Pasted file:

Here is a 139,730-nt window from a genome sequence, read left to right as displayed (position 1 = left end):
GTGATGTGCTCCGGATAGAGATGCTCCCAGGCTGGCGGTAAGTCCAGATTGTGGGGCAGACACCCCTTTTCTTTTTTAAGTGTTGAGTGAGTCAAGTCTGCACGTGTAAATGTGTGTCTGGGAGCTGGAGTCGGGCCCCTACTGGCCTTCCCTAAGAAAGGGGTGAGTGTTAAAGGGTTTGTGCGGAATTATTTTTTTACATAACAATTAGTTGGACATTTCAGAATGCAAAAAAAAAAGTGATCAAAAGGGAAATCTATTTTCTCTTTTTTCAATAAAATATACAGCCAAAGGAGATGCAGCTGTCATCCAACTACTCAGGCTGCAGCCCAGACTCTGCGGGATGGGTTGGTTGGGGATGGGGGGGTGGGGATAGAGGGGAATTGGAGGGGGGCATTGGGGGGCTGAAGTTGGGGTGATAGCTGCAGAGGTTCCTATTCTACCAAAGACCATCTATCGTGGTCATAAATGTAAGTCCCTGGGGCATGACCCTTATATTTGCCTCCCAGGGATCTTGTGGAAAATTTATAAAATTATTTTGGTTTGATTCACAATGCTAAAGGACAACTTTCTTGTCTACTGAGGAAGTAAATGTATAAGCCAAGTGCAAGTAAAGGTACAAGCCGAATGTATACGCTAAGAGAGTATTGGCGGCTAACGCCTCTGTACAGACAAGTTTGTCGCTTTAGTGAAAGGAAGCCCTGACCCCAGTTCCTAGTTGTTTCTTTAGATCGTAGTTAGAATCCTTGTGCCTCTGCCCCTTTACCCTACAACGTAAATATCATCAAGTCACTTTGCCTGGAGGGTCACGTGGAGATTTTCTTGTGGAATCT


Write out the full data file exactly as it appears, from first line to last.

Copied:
Here is a 139,730-nt window from a genome sequence, read left to right as displayed (position 1 = left end):
GTGATGTGCTCCGGATAGAGATGCTCCCAGGCTGGCGGTAAGTCCAGATTGTGGGGCAGACACCCCTTTTCTTTTTTAAGTGTTGAGTGAGTCAAGTCTGCACGTGTAAATGTGTGTCTGGGAGCTGGAGTCGGGCCCCTACTGGCCTTCCCTAAGAAAGGGGTGAGTGTTAAAGGGTTTGTGCGGAATTATTTTTTTACATAACAATTAGTTGGACATTTCAGAATGCAAAAAAAAAAGTGATCAAAAGGGAAATCTATTTTCTCTTTTTTCAATAAAATATACAGCCAAAGGAGATGCAGCTGTCATCCAACTACTCAGGCTGCAGCCCAGACTCTGCGGGATGGGTTGGTTGGGGATGGGGGGGTGGGGATAGAGGGGAATTGGAGGGGGGCATTGGGGGGCTGAAGTTGGGGTGATAGCTGCAGAGGTTCCTATTCTACCAAAGACCATCTATCGTGGTCATAAATGTAAGTCCCTGGGGCATGACCCTTATATTTGCCTCCCAGGGATCTTGTGGAAAATTTATAAAATTATTTTGGTTTGATTCACAATGCTAAAGGACAACTTTCTTGTCTACTGAGGAAGTAAATGTATAAGCCAAGTGCAAGTAAAGGTACAAGCCGAATGTATACGCTAAGAGAGTATTGGCGGCTAACGCCTCTGTACAGACAAGTTTGTCGCTTTAGTGAAAGGAAGCCCTGACCCCAGTTCCTAGTTGTTTCTTTAGATCGTAGTTAGAATCCTTGTGCCTCTGCCCCTTTACCCTACAACGTAAATATCATCAAGTCACTTTGCCTGGAGGGTCACGTGGAGATTTTCTTGTGGAATCT